Scottish Opera have managed to produce another underwhelming show that, though visually arresting, leaves one with more questions than answers. There are things to praise about Ashley Page’s directorial debut for Scottish Opera: his ballet background clearly has given him an intense sense of theatrical spectacle that was used to good effect. A company of eight dancers often held the attention far more than the musical drama which unfolded around them and from whom they often seemed quite separate.
Things began quite confidently. The first scene clearly established that we were in a very glamorous 1950s world. Orfeo was lamenting his lost Euridice and we found ourselves at a society funeral. Very quickly it was also established that this performance was going to rely as much on dance as it was on the singing. From within the chorus, eight dancers emerged and began a fascinating dialogue with the music. It was still clear that it was the 1950s and so it was not surprising when the goddess Amore appeared to have taken the form of Grace Kelly. Ana Quintas, making her Scottish Opera debut sounded as glam as her A-line costume. Her singing was consistent throughout the evening and consistently fabulous. The dancers disappeared whilst she told Orfeo where he could find his true love if he wanted her back. Inevitably, he set off on his quest.
It was at this point that the stage was invaded by eight red space-monsters in latex with glowing eyes on their heads. It looked as though the bar in the first Star Wars movie had suddenly decided to have a fetish night. It was quite astonishing, as was the noise of the latex creaking when they all sat down. Meanwhile, behind the space-monsters, the chorus had also reappeared and had seemingly been invited to a red and black steampunk party next door.
Had all of this conveyed something of where we were then it might have been an extraordinary coup de théâtre. As it was, it represented the plot being comprehensively lost and it was difficult to know entirely where we were supposed to be for the rest of the evening without glancing at the programme notes.
If we didn’t know quite where we were on the stage, then the same could also be said of the orchestra down in the pit. It was hard to know whether the conductor Kenneth Montgomery was aiming for an original instruments kind of sound or something full-on and modern. A thin overture was not particularly enhanced by a pair of natural trumpets fluffing their way alongside a modern pair of horns. Although things improved after a while there was never a great deal of excitement. A small off-stage ensemble did provide an interesting echo effect and some lovely playing. The most beautiful music though being the full version of the Dance of the Blessed Spirits. Wisely, the choice had been made to include this from Gluck’s Paris 1774 version of the piece even though most of what was presented was from his earlier 1762 work. The inclusion of more ballet music offered more scope for Ashley Page to show us what he is good at, though even with this extra music it was still a fairly short evening – less than two hours, including a 20 minute interval.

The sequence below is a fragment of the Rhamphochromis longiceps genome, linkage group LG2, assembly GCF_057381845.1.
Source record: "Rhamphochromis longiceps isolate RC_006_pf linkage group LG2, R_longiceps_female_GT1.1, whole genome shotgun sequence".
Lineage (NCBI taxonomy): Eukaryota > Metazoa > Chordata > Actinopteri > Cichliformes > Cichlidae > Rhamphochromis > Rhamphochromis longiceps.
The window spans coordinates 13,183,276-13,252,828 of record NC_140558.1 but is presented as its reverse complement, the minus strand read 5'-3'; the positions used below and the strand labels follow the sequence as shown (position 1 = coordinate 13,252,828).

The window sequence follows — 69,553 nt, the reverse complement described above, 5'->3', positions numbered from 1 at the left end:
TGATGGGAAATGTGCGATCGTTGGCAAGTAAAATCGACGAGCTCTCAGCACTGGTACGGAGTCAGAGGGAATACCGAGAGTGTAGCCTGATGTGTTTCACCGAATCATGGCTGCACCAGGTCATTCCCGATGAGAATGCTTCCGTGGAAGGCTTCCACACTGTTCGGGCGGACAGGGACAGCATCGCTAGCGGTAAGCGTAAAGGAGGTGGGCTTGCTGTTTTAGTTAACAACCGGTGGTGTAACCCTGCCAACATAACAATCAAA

Once the second half was underway and we were in Elysium, the chorus had thrown tie-died sheets over themselves and were wandering about in the manner of lime-green nuns, each wearing a headdress of flowers as though on their way to their final profession of their vows. At last, Orfeo found his Euridice who was hiding under a red polka-dot burka.
Though it made little sense, the production was incredibly visually striking. The ballet duets that were danced here in Elysium were utterly beautiful, even if they were, at times, dancing around lime-green nuns. Amidst all this there was some singing though it was fairly obvious that this was not the focus of the evening.
Orfeo himself was sung by Caitlin Hulcup. Her voice was a voice of two halves, however, the upper register being much more lyrically arresting than the lower voice. Her singing was never anything less than competent but there was no real passion anywhere and little to get excited about. The same was true for Lucy Hall. She was making her Scottish Opera debut and sang well enough, and if well enough is what Scottish Opera are aiming for them, all was well. The reappearance of Ana Quintas’s Amore only highlighted that she was singing everyone else off the stage.
My Italian companion for the evening did remark on the crisp and flawless Italian pronunciation from everyone on stage, so congratulations are in order on that front to everyone, including the voice coaches.
Sadly, the designer Johan Engels didn’t live to see the production. A sparse set consisted of a large acrylic box dominating the stage on a revolve. It presented the usual lighting problems that large, revolving, reflective boxes always do in opera productions and lighting superviser Robin B Dickson never entirely managed to stop random lights flashing in the audience’s eyes nor the ghostly appearance of the conductor in the middle of the stage.
In summary then, we had an underwhelming evening of reasonably pleasant music, though the dance was considerably more interesting than anything that was sung. It is difficult to credit that this is one of Scottish Opera’s few main stage performances this year. It will run only in Glasgow and Edinburgh and for only 7 nights in total. It is becoming difficult not to wonder what this company gets up to when it isn’t putting on its occasional performances
(Photos : KK Dundas)